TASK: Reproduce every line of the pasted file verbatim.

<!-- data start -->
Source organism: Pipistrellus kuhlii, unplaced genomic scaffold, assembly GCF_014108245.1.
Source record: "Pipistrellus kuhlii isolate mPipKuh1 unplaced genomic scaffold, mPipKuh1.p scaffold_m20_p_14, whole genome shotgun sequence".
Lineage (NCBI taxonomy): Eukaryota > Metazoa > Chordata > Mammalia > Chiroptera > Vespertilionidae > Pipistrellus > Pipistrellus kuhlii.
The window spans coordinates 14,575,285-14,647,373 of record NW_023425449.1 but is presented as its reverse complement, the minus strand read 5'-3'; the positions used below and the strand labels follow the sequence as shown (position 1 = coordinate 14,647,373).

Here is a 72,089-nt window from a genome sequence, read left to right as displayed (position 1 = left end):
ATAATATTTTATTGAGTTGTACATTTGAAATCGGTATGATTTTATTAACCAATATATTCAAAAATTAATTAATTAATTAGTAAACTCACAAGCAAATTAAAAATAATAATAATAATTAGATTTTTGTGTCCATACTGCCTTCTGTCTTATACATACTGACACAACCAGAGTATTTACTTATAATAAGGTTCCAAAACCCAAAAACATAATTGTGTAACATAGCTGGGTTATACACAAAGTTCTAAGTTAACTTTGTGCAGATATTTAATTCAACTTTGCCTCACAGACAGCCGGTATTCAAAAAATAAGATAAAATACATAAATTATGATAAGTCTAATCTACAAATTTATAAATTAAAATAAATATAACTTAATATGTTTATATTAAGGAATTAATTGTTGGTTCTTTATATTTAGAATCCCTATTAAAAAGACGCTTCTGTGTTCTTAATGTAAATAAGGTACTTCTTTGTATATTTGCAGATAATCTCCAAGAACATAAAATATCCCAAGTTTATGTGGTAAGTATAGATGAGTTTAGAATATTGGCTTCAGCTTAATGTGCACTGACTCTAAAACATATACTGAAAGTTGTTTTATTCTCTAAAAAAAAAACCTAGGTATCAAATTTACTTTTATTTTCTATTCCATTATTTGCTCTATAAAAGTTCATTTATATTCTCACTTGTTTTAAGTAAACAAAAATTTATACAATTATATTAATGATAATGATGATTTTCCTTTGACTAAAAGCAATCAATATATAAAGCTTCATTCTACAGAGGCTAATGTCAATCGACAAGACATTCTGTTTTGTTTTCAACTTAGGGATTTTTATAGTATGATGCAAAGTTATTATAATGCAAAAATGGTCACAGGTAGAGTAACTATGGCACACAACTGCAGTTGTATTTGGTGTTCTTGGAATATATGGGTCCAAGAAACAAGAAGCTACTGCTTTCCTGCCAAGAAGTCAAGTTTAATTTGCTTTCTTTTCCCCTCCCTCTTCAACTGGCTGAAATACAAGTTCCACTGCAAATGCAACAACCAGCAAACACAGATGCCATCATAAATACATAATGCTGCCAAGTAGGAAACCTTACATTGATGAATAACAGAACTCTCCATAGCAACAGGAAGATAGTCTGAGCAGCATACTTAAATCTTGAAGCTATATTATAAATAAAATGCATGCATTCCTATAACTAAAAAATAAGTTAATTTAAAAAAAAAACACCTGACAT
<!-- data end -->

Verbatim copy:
Source organism: Pipistrellus kuhlii, unplaced genomic scaffold, assembly GCF_014108245.1.
Source record: "Pipistrellus kuhlii isolate mPipKuh1 unplaced genomic scaffold, mPipKuh1.p scaffold_m20_p_14, whole genome shotgun sequence".
Lineage (NCBI taxonomy): Eukaryota > Metazoa > Chordata > Mammalia > Chiroptera > Vespertilionidae > Pipistrellus > Pipistrellus kuhlii.
The window spans coordinates 14,575,285-14,647,373 of record NW_023425449.1 but is presented as its reverse complement, the minus strand read 5'-3'; the positions used below and the strand labels follow the sequence as shown (position 1 = coordinate 14,647,373).

Here is a 72,089-nt window from a genome sequence, read left to right as displayed (position 1 = left end):
ATAATATTTTATTGAGTTGTACATTTGAAATCGGTATGATTTTATTAACCAATATATTCAAAAATTAATTAATTAATTAGTAAACTCACAAGCAAATTAAAAATAATAATAATAATTAGATTTTTGTGTCCATACTGCCTTCTGTCTTATACATACTGACACAACCAGAGTATTTACTTATAATAAGGTTCCAAAACCCAAAAACATAATTGTGTAACATAGCTGGGTTATACACAAAGTTCTAAGTTAACTTTGTGCAGATATTTAATTCAACTTTGCCTCACAGACAGCCGGTATTCAAAAAATAAGATAAAATACATAAATTATGATAAGTCTAATCTACAAATTTATAAATTAAAATAAATATAACTTAATATGTTTATATTAAGGAATTAATTGTTGGTTCTTTATATTTAGAATCCCTATTAAAAAGACGCTTCTGTGTTCTTAATGTAAATAAGGTACTTCTTTGTATATTTGCAGATAATCTCCAAGAACATAAAATATCCCAAGTTTATGTGGTAAGTATAGATGAGTTTAGAATATTGGCTTCAGCTTAATGTGCACTGACTCTAAAACATATACTGAAAGTTGTTTTATTCTCTAAAAAAAAAACCTAGGTATCAAATTTACTTTTATTTTCTATTCCATTATTTGCTCTATAAAAGTTCATTTATATTCTCACTTGTTTTAAGTAAACAAAAATTTATACAATTATATTAATGATAATGATGATTTTCCTTTGACTAAAAGCAATCAATATATAAAGCTTCATTCTACAGAGGCTAATGTCAATCGACAAGACATTCTGTTTTGTTTTCAACTTAGGGATTTTTATAGTATGATGCAAAGTTATTATAATGCAAAAATGGTCACAGGTAGAGTAACTATGGCACACAACTGCAGTTGTATTTGGTGTTCTTGGAATATATGGGTCCAAGAAACAAGAAGCTACTGCTTTCCTGCCAAGAAGTCAAGTTTAATTTGCTTTCTTTTCCCCTCCCTCTTCAACTGGCTGAAATACAAGTTCCACTGCAAATGCAACAACCAGCAAACACAGATGCCATCATAAATACATAATGCTGCCAAGTAGGAAACCTTACATTGATGAATAACAGAACTCTCCATAGCAACAGGAAGATAGTCTGAGCAGCATACTTAAATCTTGAAGCTATATTATAAATAAAATGCATGCATTCCTATAACTAAAAAATAAGTTAATTTAAAAAAAAAACACCTGACAT